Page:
ICD-10 Update: Millions of claims submitted successfully since October 1
On October 1, 2015, every entity covered by the Health Insurance Portability Accountability Act (HIPAA) was required to switch from ICD-9 electronic healthcare transaction coding to ICD-10 coding. This was a major transition for providers, who had to begin billing according to ICD-10’s 68,000 codes instead of the 14,000 ICD-9 codes, which they’d been using for more than 30 years.
While there was great concern among providers and patients, as well as lawmakers, that the more complex and specific ICD-10 system would be prone to errors, which would lead to massive claim denials and, of course, significantly delayed reimbursements, insurers are reporting that millions of claims have been processed with few mishaps and only a slight increase in denials.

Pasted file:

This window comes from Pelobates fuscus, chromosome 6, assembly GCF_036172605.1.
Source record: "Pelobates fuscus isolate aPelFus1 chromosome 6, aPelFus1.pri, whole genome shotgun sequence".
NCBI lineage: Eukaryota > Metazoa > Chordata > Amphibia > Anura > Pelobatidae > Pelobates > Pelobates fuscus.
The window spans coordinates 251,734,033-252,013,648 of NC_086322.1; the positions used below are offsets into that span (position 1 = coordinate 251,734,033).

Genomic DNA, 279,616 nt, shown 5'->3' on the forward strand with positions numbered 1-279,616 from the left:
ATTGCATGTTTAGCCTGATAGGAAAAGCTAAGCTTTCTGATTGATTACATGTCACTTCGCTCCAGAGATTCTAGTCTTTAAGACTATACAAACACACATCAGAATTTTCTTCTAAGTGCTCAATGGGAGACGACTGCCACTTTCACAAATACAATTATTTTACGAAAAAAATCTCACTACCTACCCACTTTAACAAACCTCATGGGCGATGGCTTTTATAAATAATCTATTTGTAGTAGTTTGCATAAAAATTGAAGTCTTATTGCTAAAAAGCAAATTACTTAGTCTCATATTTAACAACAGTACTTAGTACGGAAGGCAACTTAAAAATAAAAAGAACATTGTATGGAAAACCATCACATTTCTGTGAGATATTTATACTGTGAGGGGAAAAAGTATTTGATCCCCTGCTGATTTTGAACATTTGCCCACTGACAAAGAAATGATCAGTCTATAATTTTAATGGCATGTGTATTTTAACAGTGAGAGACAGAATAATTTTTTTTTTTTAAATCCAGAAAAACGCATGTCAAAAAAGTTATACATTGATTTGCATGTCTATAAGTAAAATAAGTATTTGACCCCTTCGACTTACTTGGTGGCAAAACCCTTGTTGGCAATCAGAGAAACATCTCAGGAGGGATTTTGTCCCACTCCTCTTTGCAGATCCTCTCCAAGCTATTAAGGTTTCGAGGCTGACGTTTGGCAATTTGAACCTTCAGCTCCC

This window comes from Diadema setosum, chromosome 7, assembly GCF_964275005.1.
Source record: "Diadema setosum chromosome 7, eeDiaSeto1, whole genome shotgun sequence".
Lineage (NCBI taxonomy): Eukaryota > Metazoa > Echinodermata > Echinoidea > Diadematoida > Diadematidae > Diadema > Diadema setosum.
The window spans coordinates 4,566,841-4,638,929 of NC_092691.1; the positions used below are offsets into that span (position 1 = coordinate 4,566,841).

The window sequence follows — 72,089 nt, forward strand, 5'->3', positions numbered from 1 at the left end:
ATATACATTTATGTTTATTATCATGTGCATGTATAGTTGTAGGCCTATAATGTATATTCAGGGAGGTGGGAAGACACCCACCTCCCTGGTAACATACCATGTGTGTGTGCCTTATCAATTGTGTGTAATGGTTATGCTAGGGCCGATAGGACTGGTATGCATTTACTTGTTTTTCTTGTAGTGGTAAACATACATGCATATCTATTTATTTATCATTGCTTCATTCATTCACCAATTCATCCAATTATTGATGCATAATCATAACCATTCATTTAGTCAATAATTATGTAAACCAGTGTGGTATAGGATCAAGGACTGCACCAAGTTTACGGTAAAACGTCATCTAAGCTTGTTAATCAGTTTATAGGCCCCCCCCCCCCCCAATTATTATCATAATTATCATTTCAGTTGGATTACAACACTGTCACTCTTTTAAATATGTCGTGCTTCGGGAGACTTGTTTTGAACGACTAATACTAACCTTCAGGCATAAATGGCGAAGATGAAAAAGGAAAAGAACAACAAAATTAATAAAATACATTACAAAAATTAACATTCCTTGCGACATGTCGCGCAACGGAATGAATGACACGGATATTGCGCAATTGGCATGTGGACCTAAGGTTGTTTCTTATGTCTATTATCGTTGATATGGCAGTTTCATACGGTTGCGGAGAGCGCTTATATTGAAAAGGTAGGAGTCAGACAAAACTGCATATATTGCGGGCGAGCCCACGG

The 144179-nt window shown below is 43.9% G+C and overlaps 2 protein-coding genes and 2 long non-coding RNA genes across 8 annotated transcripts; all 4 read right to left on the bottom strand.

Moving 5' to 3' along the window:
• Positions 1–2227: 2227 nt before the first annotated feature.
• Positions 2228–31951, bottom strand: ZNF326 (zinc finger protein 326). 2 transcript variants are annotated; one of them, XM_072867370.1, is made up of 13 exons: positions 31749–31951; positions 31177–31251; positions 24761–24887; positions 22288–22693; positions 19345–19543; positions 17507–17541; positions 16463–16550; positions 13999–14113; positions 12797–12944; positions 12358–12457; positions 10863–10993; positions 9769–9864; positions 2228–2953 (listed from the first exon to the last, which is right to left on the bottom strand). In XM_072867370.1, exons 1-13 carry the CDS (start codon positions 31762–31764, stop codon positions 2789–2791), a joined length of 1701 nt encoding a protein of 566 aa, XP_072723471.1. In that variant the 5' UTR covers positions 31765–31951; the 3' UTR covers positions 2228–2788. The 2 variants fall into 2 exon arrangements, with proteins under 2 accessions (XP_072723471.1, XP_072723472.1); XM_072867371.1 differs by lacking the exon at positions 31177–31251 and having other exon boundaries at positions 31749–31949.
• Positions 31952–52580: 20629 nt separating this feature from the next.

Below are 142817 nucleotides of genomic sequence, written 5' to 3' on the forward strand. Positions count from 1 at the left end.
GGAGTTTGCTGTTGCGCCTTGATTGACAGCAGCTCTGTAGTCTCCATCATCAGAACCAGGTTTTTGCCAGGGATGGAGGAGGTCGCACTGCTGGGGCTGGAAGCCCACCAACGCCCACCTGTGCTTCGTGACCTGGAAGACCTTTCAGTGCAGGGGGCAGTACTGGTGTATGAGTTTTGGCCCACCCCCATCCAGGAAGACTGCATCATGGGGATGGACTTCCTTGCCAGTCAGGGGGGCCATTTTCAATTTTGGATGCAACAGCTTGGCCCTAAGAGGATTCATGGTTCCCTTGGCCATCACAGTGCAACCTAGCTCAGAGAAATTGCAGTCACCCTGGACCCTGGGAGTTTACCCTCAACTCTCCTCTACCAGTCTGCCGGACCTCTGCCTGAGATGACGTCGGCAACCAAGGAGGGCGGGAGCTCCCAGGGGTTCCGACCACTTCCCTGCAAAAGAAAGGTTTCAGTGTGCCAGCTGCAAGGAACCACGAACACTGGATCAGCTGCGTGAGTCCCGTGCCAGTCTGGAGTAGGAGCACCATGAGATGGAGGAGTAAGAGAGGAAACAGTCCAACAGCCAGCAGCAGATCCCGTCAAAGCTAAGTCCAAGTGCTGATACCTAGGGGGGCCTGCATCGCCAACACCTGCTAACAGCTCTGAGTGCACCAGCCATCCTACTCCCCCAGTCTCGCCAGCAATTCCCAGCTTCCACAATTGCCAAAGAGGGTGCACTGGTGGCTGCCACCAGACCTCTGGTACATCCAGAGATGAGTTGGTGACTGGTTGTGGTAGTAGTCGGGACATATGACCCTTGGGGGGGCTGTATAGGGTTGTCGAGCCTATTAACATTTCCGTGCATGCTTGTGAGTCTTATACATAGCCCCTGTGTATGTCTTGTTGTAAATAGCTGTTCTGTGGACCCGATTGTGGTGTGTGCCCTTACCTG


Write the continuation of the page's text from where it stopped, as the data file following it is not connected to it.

This means that physicians, who are on the front lines of the ICD-10 conversion, must be, for the most part, taking the time to get the coding right. If that’s the case, when patients come to you for infusions, specialty medications, or home and durable medical equipment, the codes their providers give to you are likely to be correct. Nevertheless, you still need to be vigilant to protect your business from denials.
1. Be Sure Codes are Specific: Although ICD-10 does include “unspecified” options, be sure your providers are supplying the detailed coding required for reimbursement.
2. Track Errors and Ongoing Challenges: Assign someone to keep tabs on ICD-10 issues, so you can begin to identify patterns and common problems and then take action to avoid them in the future.
3. Educate and Stay Informed: Keep staff training up to date, so you always have someone available who can evaluate provider coding and at least raise a red flag if the coding doesn’t seem to fit the prescriptions or other directives provided. And stay on top of the latest ICD-10 news and issues via the CMS ICD-10 web page.
Visit the Mediware ICD-10 resource center for further clarifications on these coding changes, click here.